2017 Solar Eclipse
On August 21, 2017, millions of people across the US saw one of nature's most amazing spectacles - a total eclipse of the Sun. It was a beautiful sight to see; the Moon completely blocking the Sun, daytime becoming a deep twilight, and the Sun’s corona glowing in the darkened sky. Oh, and the people came. Boy oh boy did the people come! Check out the information below to show how we prepped everyone on how to best view this historic event.
August 21st, 2017: Total American Eclipse
A total solar eclipse will take place on Monday, August 21, 2017. A solar eclipse occurs when the Moon passes between Earth and the Sun, thereby totally or partly obscuring the image of the Sun for a viewer on Earth. A total solar eclipse occurs when the Moon's apparent diameter is larger than the Sun, blocking all direct sunlight, turning day into darkness. Totality occurs in a narrow path across the surface of the Earth, while a partial solar eclipse will be visible over a region thousands of miles wide.
The eclipse will have a magnitude of 1.0306 and will be visible from a narrow corridor through the United States (see the map above). The longest duration of totality will be 2 minutes 44.3 seconds just south of Carbondale, Illinois.
Why does any of this matter? Let's get you excited about how amazing this moment will be:
- This will be the first American eclipse to occur since February 26, 1979. Unfortunately, not many people saw it because it only touched five states in the Northwest and the weather for the most part was not great. Before that one, you have to go back to March 7, 1970.
- Everyone in the continental U.S. will see at least a partial eclipse. In fact, if you have clear skies on eclipse day, the Moon will cover close to 50 percent of the Sun’s surface.
- Astronomy specialists are claiming that this eclipse will be the most-viewed ever! This is based on four factors: 1) the attention it will get from the media; 2) the superb coverage of the highway system in the US; 3) the typical weather on that date; and 4) the vast number of people who will have access to it from nearby large cities.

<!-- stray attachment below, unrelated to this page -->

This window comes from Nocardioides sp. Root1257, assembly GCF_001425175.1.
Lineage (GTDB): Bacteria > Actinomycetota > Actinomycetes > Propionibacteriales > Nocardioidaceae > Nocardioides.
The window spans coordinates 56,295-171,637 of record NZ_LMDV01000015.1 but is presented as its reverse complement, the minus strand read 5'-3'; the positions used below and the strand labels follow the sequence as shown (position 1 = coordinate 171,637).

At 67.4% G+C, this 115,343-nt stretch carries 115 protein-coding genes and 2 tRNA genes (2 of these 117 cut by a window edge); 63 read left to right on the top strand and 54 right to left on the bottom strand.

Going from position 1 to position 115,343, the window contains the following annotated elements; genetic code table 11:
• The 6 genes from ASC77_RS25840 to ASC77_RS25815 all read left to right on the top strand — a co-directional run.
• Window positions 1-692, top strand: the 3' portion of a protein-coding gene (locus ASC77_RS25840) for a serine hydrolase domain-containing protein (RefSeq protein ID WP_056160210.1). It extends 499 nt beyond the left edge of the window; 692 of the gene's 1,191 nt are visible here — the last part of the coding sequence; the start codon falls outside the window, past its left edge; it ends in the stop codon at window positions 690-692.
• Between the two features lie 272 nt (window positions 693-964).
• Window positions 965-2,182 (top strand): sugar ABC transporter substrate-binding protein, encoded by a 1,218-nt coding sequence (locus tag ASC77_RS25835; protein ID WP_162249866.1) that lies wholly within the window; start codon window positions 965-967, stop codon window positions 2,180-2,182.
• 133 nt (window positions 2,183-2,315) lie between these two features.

- It's estimated that close to 100 MILLION people in the United States will see the sun covered by at least 90%. That is absolutely mind blowing!
- Totality will be safe to look at. During the time the Moon’s disk covers that of the Sun, it’s safe to look at the eclipse. In fact, to experience the awesomeness of the event, you must look at the Sun without a filter during totality. You MUST! For the rest of the eclipse, glasses please!
- All you will need is Eclipse Glasses- no telescope needed! One of the great things about the total phase of a solar eclipse is that it looks best to naked eyes. The sight of the corona surrounding the Moon’s black disk in a darkened sky is something you will not forget.
- Nature can be so cool! Depending on your surroundings, (as totality nears) you will experience strange things. Look around. You’ll notice a resemblance to the onset of night, though not exactly. Areas much lighter than the sky near the Sun lie all around the horizon. Shadows look different. Listen. Usually, any breeze will dissipate and birds (many of whom will come in to roost) will stop chirping. It is quiet. Feel. A 10°–15° F drop in temperature is not unusual. Can't wait!
Now the real question, where will you be on August 21, 2017?